Government is working on amendments to the Companies Act with a view to tightening legal provisions and placing increased fiduciary duty of responsibility and accountability on company directors by empowering shareholders and workers to sue directors over reckless conduct regarding a firm’s business.
Minorities with collective interest amounting to at least 5 percent, will also have power to call for investigation into the conduct of directors or companies and private business corporations when and if they feel there has been dereliction of duty, breach of faith, trust or reckless conduct by directors.
This comes as several companies in Zimbabwe have collapsed in recent years under circumstances presumed to have been a result of mismanagement or reckless conduct of directors, but little could be done to bring the offenders to book, as the existing laws were deemed vague on how to do it.
Directors and owner managers abused their power to asset strip, divert resources or extend loans to each other or related parties without following due processes, which in most cases prejudiced companies and benefitted individuals.
While deficiency of good corporate governance claimed many scalps in banking, entities in other sectors also suffered, but it is generally believed bringing legal suit against perpetrators was difficult, as there was insufficient legal provision and clarity on the description of improper conduct of directors.
But fresh legal provisions to be brought about through the Companies and Other Entities Bill, which amends the current Companies Act, shareholders and employees, would be legally empowered to instigate, singularly or severally, prosecution of directors for their roles in prejudices suffered by companies, without seeking ratification of such by a majority.
The proposed law has specific provisions that deal with offences and defaults common to companies and private corporations.
“Under certain conditions specified in clause 58 a member or members acting on their own behalf against any director for breach of good faith or want of care or diligence in that capacity may also at the same time bring action on behalf of the company.
“The litigants concerned must apply to the court for leave to bring or continue legal proceedings on behalf of the company where the company has failed to take the necessary steps in terms of a demand served upon it,” the Bill reads.
According to provisions of the Bill, this was a departure from the common law position, which contemplated a wrong being ratified by the majority shareholders and also departs from the “proper plaintiff rule”, where the company itself institutes legal action when a wrong has been committed against it.
“The clause goes further in allowing in exceptional circumstances for an interested person other than a (shareholder) to apply to court to institute proceedings without demanding action from the company first. Employees too can therefore bring a derivative action against a company.”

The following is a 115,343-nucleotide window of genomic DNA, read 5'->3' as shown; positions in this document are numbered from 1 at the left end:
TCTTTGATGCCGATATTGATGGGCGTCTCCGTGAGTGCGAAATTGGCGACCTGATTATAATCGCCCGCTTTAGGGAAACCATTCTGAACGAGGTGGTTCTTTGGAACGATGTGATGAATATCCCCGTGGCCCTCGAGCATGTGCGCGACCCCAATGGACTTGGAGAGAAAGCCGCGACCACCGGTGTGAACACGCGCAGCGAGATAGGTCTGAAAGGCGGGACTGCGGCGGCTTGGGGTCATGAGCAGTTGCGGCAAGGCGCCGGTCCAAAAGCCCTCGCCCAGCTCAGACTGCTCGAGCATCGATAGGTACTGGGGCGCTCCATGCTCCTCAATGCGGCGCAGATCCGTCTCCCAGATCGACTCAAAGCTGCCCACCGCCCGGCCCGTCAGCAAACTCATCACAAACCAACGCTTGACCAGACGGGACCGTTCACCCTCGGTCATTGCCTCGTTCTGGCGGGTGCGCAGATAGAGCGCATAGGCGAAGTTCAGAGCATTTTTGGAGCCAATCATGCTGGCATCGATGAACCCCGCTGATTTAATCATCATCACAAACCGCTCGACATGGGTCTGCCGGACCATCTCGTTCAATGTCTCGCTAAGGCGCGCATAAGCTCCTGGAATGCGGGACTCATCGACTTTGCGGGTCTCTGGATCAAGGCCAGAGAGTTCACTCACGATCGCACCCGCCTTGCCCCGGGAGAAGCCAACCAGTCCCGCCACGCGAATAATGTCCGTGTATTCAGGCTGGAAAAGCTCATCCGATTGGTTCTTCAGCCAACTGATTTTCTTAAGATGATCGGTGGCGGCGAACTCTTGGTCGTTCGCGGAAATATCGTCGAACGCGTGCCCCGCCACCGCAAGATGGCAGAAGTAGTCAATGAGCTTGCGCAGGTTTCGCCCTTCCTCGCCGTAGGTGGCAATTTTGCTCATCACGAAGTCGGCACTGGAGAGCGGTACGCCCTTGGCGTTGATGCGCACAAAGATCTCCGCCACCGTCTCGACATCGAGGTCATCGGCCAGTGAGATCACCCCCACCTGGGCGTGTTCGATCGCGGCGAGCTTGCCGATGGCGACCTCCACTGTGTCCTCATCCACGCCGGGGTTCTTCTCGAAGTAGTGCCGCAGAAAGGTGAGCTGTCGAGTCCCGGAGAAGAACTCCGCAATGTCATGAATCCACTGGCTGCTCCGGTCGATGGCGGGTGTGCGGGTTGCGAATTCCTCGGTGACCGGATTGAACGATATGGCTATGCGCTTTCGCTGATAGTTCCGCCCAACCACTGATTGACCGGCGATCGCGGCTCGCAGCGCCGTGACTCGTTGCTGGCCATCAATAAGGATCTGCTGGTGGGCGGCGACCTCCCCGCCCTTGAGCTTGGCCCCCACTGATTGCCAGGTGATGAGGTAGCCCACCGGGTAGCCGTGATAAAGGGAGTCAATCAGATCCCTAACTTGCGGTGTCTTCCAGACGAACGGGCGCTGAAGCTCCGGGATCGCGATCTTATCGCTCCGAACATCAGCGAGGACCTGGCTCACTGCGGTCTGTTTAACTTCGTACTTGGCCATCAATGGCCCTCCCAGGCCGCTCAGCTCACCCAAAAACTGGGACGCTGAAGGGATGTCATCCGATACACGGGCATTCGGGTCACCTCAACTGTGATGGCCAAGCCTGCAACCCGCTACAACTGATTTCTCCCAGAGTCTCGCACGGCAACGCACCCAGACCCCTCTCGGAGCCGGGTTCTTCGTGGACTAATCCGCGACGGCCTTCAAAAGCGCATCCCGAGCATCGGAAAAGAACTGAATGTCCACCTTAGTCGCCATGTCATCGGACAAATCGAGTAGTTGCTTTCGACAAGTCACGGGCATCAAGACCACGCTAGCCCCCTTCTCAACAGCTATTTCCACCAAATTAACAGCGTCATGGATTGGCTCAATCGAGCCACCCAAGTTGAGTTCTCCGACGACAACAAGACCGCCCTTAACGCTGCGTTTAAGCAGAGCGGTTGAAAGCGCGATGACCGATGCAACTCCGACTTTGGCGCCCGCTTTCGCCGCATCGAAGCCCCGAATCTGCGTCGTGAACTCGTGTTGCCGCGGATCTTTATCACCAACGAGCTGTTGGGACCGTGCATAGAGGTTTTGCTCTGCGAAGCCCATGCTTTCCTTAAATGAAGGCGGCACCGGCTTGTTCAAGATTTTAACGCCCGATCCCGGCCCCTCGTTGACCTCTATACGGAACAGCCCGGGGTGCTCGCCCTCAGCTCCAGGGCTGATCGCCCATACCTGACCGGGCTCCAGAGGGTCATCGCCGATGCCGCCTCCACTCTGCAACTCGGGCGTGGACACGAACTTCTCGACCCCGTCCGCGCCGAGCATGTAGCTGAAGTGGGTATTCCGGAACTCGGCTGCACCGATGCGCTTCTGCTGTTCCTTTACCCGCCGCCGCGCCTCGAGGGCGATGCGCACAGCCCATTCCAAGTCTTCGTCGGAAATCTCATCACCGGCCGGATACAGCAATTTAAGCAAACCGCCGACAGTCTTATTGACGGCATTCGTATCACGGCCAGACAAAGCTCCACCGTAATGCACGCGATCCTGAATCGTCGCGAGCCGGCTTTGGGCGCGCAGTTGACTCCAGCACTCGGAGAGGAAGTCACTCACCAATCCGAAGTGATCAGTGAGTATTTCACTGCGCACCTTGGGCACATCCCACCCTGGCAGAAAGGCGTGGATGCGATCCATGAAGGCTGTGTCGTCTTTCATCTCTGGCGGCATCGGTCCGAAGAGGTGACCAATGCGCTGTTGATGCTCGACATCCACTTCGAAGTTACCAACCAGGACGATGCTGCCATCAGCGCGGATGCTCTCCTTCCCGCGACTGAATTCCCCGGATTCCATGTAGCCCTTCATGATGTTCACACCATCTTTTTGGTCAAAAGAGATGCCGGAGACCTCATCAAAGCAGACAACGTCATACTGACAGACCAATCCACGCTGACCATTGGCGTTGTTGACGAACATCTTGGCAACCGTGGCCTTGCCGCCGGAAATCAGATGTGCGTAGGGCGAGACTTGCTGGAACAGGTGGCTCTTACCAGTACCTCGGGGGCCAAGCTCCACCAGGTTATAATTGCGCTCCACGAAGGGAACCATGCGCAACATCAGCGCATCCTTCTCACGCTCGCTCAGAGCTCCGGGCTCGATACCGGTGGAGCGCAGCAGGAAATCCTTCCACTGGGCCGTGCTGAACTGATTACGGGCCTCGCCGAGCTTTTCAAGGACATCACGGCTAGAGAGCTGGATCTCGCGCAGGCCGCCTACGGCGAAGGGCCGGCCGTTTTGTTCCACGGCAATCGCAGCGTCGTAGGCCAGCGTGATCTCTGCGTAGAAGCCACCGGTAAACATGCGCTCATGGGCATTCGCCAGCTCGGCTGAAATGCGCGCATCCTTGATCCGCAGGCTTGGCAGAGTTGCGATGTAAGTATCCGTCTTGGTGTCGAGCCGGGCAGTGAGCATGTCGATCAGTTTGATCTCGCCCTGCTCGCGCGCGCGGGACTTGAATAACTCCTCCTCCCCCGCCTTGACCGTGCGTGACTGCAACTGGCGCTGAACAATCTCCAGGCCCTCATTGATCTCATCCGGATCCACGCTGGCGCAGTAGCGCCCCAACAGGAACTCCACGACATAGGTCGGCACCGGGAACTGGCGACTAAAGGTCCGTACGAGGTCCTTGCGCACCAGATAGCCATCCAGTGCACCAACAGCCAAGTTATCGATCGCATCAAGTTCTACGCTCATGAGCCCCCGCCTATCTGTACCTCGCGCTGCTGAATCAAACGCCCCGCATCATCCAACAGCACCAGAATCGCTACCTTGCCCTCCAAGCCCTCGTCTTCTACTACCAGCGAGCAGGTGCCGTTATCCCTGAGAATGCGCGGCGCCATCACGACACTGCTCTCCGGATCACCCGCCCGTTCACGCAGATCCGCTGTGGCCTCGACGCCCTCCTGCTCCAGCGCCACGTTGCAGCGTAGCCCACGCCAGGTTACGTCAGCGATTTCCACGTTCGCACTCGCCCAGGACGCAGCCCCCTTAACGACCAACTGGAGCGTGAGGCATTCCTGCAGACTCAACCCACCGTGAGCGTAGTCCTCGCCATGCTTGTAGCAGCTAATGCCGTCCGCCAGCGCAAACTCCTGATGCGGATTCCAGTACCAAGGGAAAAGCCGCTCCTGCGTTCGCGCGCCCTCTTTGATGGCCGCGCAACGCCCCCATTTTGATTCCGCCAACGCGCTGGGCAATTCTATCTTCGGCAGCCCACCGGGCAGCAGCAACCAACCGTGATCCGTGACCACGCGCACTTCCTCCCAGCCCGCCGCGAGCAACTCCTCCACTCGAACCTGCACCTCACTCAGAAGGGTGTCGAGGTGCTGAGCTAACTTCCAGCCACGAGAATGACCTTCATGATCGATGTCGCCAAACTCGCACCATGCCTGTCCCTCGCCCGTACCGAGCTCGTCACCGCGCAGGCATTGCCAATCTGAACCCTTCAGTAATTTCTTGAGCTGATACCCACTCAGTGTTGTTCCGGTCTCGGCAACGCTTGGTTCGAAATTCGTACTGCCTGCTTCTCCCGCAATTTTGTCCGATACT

Derivative actions are legally sanctioned claims brought by individual shareholders, acting on behalf of a company, against the company’s directors. They are brought in respect of wrongs committed against the company that, for whatever reason, the company is not willing to pursue in its own right.
“The enhanced derivative action remedy will advance good corporate responsibility and will promote stakeholder activism, thereby discouraging malfeasance by directors in relation to their company and providing a remedy through court action/application.”
Similarly, the new piece of legislation has provisions that will enable minority shareholders of companies and minority members of private business corporations to request the Registrar of Companies to initiate an investigation of the company or private corporation (that is, shareholders or members of at least 5 percent of the total shareholding or interests.
Under clause 60 of the law, the High Court will have the power to declare a director or member or former director or member of a company or private business personally liable for the company’s debts if he or she was responsible for carrying on its business recklessly, grossly negligently or fraudulently. The legislation will also provide for criminal penalties for fraudulent, reckless or willful failure by company directors or officers to comply with provisions of this Bill, to ensure proper financial accounting by companies and also for the falsification or deliberate concealment or destruction of documents.
Clause 62 of the legislation will provide for the disqualification of any persons convicted of certain crimes in connection with the promotion, formation or management of a company or PBC from being managers or directors of companies or controlling members of PBCs. Any interested persons may apply for such an order from the court.
Also, the law will outlaw the concealment of the beneficial ownership of shares through the use of nominees (except in certain specified circumstances).
A “beneficial owner” is defined in the Bill as “a natural person who ultimately owns, controls, or benefits from a company or trust and the income it generates”.
This comes after the Financial Action Task Force issued a recommendation to address the misuse of companies as vehicles for money laundering and terrorist financing, by requiring that states establish the identity of each natural person who exercises control of a company through one or more nominees.